Spotify Forms Council to Advise on Safety Versus Censorship

Spotify's Safety Advisory Council comes after an artist backlash over COVID misinformation on Joe Rogan's podcast.

Joan E. Solsman Former Senior Reporter
Joan E. Solsman was CNET's senior media reporter, covering the intersection of entertainment and technology. She's reported from locations spanning from Disneyland to Serbian refugee camps, and she previously wrote for Dow Jones Newswires and The Wall Street Journal. She bikes to get almost everywhere and has been doored only once.
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Joan E. Solsman
2 min read
Joe Rogan Podcast on Spotify
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Spotify said Monday it has created a new Safety Advisory Council of experts and organizations focused on online safety. The council's mission "is to help Spotify evolve its policies and products in a safe way" while still respecting creator expression.

It's a move to help Spotify navigate problems where freedom of expression is at odds with effectively policing the most objectionable or dangerous material on its service. That tension burst into public view earlier this year, when COVID-19 misinformation on Joe Rogan's popular podcast stoked a handful of artists to pull their music off Spotify in protest. 

After the Rogan backlash, Spotify said it didn't want to play the role of "content censor." But it publicly published its platform rules outlining what kinds of content aren't allowed, and it took other steps to familiarize artists with the rules and to enforce them.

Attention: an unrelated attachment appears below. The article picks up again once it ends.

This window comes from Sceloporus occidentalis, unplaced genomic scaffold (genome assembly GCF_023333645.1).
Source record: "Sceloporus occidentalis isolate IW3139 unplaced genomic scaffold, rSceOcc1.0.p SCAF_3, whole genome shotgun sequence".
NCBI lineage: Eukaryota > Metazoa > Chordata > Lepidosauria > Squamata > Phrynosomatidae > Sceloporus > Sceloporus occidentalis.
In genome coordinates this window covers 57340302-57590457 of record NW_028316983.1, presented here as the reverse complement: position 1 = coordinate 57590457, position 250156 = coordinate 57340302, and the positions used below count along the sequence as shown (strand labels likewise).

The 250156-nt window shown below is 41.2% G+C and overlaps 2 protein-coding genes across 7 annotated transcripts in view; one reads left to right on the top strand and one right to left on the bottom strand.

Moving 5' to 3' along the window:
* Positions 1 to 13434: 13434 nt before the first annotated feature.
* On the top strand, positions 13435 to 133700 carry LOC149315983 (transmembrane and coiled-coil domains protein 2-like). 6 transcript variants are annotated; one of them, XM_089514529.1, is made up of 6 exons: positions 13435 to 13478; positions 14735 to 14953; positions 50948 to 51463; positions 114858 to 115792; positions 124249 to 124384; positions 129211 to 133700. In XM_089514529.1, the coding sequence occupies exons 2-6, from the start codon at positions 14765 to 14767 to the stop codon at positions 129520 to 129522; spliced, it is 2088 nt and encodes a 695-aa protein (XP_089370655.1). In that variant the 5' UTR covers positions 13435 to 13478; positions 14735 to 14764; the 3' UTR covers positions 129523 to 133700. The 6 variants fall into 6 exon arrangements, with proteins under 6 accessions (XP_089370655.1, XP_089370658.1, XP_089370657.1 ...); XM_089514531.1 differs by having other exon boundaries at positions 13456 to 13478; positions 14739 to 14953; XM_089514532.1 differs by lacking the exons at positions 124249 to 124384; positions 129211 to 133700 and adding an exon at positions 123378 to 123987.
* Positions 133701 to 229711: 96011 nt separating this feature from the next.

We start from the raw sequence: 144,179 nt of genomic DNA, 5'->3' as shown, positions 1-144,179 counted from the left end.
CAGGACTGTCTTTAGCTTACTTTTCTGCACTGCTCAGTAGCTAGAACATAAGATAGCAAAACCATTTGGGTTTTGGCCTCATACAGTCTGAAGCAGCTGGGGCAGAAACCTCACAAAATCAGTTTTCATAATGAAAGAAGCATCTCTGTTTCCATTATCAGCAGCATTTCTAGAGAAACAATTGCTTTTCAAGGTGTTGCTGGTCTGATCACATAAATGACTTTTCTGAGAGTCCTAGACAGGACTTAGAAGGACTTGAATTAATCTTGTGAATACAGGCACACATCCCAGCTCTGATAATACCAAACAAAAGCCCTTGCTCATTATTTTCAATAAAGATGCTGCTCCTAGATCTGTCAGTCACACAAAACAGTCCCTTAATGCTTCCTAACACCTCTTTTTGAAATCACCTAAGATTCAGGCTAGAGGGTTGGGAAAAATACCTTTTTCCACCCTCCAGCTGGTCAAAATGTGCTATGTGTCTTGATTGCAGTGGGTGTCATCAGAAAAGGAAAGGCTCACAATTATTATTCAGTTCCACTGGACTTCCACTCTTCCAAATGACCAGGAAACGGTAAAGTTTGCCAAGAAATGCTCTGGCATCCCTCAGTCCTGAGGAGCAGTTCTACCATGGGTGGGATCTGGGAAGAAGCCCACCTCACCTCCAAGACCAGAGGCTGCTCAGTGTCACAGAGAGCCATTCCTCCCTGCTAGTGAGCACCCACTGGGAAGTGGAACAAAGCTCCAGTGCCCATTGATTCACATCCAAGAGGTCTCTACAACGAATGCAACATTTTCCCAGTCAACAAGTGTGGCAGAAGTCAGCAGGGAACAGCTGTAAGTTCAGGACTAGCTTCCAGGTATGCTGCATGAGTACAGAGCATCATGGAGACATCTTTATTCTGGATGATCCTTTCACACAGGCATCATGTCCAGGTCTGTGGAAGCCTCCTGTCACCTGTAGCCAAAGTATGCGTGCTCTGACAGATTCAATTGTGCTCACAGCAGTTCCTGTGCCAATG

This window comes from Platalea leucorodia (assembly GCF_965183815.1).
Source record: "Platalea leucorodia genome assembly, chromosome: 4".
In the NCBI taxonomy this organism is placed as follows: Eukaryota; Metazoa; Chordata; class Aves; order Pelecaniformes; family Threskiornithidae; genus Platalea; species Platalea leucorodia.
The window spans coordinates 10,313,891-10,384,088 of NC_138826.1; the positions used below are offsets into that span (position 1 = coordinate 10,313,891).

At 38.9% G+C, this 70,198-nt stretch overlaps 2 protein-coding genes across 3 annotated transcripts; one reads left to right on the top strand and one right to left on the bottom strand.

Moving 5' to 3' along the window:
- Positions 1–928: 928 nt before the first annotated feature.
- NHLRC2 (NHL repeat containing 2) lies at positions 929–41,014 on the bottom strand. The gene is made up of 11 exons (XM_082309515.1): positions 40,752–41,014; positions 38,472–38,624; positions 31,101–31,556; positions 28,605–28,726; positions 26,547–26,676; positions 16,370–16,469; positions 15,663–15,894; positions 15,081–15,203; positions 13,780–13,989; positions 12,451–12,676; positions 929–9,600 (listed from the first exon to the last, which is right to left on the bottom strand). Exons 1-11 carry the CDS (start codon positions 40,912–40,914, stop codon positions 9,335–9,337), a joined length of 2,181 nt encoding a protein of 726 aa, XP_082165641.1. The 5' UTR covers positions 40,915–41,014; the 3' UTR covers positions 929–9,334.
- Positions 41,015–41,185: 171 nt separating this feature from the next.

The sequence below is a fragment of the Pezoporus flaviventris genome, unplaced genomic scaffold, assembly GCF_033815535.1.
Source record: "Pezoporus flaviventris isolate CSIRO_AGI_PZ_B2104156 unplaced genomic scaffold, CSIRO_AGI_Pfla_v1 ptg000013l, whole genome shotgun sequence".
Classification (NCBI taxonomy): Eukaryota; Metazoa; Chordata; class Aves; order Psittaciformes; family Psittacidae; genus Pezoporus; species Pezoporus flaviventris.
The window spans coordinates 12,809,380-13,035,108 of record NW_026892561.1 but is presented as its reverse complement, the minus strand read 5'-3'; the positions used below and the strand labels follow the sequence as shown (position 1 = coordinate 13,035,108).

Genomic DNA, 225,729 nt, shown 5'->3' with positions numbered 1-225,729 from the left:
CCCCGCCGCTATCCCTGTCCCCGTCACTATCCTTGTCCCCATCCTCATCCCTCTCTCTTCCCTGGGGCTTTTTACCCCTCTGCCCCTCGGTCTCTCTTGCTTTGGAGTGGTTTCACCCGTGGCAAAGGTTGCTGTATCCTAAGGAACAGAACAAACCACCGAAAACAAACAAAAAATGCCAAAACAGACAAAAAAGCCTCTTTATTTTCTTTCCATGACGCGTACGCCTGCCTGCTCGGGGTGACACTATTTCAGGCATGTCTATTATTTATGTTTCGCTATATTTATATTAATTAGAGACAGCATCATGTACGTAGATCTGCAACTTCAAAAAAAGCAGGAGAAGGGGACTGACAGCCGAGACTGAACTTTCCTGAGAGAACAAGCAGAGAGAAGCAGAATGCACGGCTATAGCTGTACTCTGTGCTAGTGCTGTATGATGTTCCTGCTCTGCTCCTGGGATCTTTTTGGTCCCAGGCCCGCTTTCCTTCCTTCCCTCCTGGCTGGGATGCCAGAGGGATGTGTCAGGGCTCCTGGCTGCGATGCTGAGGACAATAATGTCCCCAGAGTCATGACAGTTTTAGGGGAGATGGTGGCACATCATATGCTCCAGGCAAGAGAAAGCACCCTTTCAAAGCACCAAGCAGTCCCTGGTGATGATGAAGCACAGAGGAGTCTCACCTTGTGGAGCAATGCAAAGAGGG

Spotify, the biggest streaming service by both listeners and subscribers, is grappling with a dilemma that Facebook, YouTube, Twitter and other internet giants have struggled to sort out: how to balance freedom of expression with effective moderation of the most objectionable material on their platforms. 

But while the likes of Facebook and YouTube must reckon with policing content uploaded independently by users at mind-boggling scale, Spotify has two different challenges. For one, it's seeking to to carve out an identity of neutrality after investing heavily in controversial figures such as Rogan, a political lightning rod whose exclusivity deal with Spotify has been estimated at $100 million. But Spotify must also navigate changing attitudes about the behavior of artists, like a debate over Spotify including songs in its catalog by R. Kelly, now a convicted sex trafficker. 

On Monday, Spotify said many of the members of its Safety Advisory Council have already been providing the company with feedback. Members will advise Spotify teams in areas like policy, safety-feature development, equity, impact and academic research, but the council will not make enforcement decisions about specific pieces of content or creators, Spotify said. 

The idea is that council helps shape high-level policies and Spotify's internal processes so policies may be applied consistently around the world, the company said, adding that the council will expand with more members in the months ahead.